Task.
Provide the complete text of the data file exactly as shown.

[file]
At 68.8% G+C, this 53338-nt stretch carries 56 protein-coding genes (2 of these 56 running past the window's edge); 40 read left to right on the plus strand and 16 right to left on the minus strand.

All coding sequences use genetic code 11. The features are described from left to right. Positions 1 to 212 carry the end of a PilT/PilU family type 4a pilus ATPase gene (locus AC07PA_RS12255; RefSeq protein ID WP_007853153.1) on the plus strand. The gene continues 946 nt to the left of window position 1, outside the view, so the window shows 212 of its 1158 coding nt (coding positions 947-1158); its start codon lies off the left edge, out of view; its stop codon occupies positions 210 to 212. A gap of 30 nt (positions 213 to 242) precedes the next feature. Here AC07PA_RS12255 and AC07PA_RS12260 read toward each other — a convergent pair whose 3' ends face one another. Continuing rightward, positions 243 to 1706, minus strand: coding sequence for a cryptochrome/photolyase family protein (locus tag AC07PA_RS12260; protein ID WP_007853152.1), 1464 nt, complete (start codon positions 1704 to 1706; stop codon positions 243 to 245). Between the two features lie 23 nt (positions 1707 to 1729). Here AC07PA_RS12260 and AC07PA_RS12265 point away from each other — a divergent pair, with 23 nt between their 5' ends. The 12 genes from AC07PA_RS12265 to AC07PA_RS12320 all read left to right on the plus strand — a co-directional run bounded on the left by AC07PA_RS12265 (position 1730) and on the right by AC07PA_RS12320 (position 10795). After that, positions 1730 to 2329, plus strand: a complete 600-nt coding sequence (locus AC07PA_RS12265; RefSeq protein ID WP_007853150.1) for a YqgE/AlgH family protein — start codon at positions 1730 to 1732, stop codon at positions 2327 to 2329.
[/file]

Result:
At 68.8% G+C, this 53338-nt stretch carries 56 protein-coding genes (2 of these 56 running past the window's edge); 40 read left to right on the plus strand and 16 right to left on the minus strand.

All coding sequences use genetic code 11. The features are described from left to right. Positions 1 to 212 carry the end of a PilT/PilU family type 4a pilus ATPase gene (locus AC07PA_RS12255; RefSeq protein ID WP_007853153.1) on the plus strand. The gene continues 946 nt to the left of window position 1, outside the view, so the window shows 212 of its 1158 coding nt (coding positions 947-1158); its start codon lies off the left edge, out of view; its stop codon occupies positions 210 to 212. A gap of 30 nt (positions 213 to 242) precedes the next feature. Here AC07PA_RS12255 and AC07PA_RS12260 read toward each other — a convergent pair whose 3' ends face one another. Continuing rightward, positions 243 to 1706, minus strand: coding sequence for a cryptochrome/photolyase family protein (locus tag AC07PA_RS12260; protein ID WP_007853152.1), 1464 nt, complete (start codon positions 1704 to 1706; stop codon positions 243 to 245). Between the two features lie 23 nt (positions 1707 to 1729). Here AC07PA_RS12260 and AC07PA_RS12265 point away from each other — a divergent pair, with 23 nt between their 5' ends. The 12 genes from AC07PA_RS12265 to AC07PA_RS12320 all read left to right on the plus strand — a co-directional run bounded on the left by AC07PA_RS12265 (position 1730) and on the right by AC07PA_RS12320 (position 10795). After that, positions 1730 to 2329, plus strand: a complete 600-nt coding sequence (locus AC07PA_RS12265; RefSeq protein ID WP_007853150.1) for a YqgE/AlgH family protein — start codon at positions 1730 to 1732, stop codon at positions 2327 to 2329.